Calcium carbonate (CaCO3) deposition plays a significant role in processes such as scale formation in power plants and in oil or gas production wells. The development of appropriate methods based on well suitable in situ sensors is important to evaluate and predict the deposition process. In this study, a combination of electrochemical techniques and quartz crystal microbalance with dissipation monitoring (QCM-D) in one analysis setup (EQCM-D) was used for the first time to monitor the CaCO3 deposition in real time and provide kinetic details of the CaCO3 deposition process. Through recording the frequency change of quartz crystal sensors, it allows us to perform a quantitative analysis of the morphology, coverage, deposition rate, and mass changes with nanogram sensitivity. By varying the applied voltage, it was found that a lower applied voltage resulted in more deposition of CaCO3 mass and increase of the thickness of the deposited layer. Under the absence of flow, the CaCO3 growth rate switched from accelerating to decelerating and this point is characterized by an inflection point (IP). A lower applied voltage resulted in a lower IP. Increasing Ca2+ and HCO3− concentrations, both the deposited amount of CaCO3 mass and coating thickness increased correspondingly. With the addition of 50 mM Mg2+, a reduction in the deposition rate of CaCO3 as high as 73% was achieved. The higher the Mg2+ concentration, the larger the deposition rate reduction, which was attributed to the incorporation of Mg2+ into the growing CaCO3 mineral, resulting in the reduction of growth sites (inhibiting effect). The obtained results contribute to a better understanding of electrochemically induced CaCO3 deposition and provide valuable insights into the determination of optimal precipitation parameters, with the aim to optimize industry scaling and anti-scaling processes.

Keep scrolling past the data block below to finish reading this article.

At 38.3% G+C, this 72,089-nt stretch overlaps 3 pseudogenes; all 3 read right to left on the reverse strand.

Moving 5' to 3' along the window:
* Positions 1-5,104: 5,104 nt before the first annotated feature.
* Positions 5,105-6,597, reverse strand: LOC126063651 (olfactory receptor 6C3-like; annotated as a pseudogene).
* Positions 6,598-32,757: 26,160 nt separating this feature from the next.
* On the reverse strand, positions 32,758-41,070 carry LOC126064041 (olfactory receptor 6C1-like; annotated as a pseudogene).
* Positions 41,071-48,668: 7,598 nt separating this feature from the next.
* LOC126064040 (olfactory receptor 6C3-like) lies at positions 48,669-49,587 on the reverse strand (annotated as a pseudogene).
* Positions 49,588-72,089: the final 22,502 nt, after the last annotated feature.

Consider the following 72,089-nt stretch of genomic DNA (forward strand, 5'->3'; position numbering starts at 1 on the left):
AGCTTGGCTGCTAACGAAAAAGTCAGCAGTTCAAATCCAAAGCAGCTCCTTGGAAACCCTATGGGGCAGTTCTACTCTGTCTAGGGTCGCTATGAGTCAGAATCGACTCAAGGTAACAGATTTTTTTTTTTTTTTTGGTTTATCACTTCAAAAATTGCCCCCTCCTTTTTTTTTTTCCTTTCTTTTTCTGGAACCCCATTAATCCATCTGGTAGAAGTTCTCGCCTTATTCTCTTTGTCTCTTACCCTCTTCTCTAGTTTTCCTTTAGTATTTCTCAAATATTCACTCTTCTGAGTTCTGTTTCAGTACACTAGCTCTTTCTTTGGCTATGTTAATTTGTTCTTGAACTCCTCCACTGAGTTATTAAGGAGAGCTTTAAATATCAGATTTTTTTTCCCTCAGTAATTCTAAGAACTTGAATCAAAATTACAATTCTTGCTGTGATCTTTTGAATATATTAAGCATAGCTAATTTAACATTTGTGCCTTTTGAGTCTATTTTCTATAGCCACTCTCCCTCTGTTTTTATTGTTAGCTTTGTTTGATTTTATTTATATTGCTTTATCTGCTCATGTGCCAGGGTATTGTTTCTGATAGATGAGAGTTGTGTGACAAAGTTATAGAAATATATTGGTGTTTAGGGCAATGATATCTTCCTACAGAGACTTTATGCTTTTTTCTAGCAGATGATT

- Calcium carbonate precipitation
- Electrochemically assisted deposition
- Magnesium ions